Covid-19 – Advice for health and social care providers
For the most vulnerable in society, the virus represents a real and imminent risk to health and life. Those working in the health and social care sector face a daily battle to ensure that the vulnerable people they support are safe and protected from infection, whether they live in registered care, nursing homes, or in a supported living environment.
Respect for autonomy and human rights should also be at the centre of the delivery of care and support. All good commissioners and providers will be aware of the importance of providing care in way which respects the wishes and life choices of the cared-for person in each case. Such considerations are particularly important when those cared for have mental health needs and may lack capacity to make decisions in their everyday life.
The Coronavirus Act 2020 ('the CV Act') has now been enacted in the UK and the Care Act Easements (CA Easements) took legal effect on 31 March 2020. The CV Act will have retrospective effect and codifies a number of Government measures already announced and the CA Easements are only to be implemented where a workforce is significantly depleted or demand increases to the point where it is no longer reasonably practicable to comply with the Care Act 2014.
The emergency powers conferred upon the Government and local authorities under the CV Act will have a particularly significant impact on those dependent upon health and social care provision. The CA Easements have stripped back a number of key local authority duties under the Care Act 2014, such as the duty to:
- assess an individual's needs for care and support;
- assess an individual's financial resources;
- meet an individual's needs for care and support;
Such duties will only apply where a local authority considers it necessary to meet an individual's needs in order to avoid breaching their Convention rights, as defined in the Human Rights Act 1998. The duties under the Equality Act 2010 remain, including any requirement to make reasonable adjustments where necessary.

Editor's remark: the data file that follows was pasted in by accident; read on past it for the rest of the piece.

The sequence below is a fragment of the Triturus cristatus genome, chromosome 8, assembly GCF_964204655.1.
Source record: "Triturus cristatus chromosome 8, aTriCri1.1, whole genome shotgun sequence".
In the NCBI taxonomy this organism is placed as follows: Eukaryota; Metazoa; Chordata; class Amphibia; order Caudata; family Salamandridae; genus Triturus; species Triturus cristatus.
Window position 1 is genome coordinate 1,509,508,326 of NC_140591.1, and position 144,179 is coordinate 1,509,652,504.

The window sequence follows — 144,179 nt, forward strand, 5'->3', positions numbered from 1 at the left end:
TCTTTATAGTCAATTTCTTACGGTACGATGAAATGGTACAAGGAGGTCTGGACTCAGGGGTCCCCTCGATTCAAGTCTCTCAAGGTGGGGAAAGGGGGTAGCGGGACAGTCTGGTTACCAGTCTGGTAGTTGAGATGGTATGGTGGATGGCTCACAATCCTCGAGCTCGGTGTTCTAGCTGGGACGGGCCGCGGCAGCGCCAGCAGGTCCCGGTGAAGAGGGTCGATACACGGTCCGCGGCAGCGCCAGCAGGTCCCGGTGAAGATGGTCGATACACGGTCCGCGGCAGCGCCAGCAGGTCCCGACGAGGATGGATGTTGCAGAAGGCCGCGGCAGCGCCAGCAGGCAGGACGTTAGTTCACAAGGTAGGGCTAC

Historically, case law has shown the threshold for a breach of such rights to be high. The CA Easements significantly 'water down' local authority duties as regards the care of vulnerable adults, in order to cope with the unprecedented strain on public services.
Although enforced isolation may be absolutely necessary in order to prevent the spread of the virus to those in particularly 'at risk' categories, isolation can itself have damaging implications for those who may already have little social contact. How can those providing health and social care effectively protect the rights of those they care for, and balance such rights against the wider concerns to ensure their safety, and the safety of others?
Government guidance now clearly instructs care homes not to allow visits from family and friends, only medical personnel and delivery couriers where necessary, on the basis that they sanitise their hands at the entrance. The safety of cared-for individuals and staff is paramount, however it remains important whenever imposing restrictions on individuals' freedoms, to ensure that the least restrictive options have been considered for residents.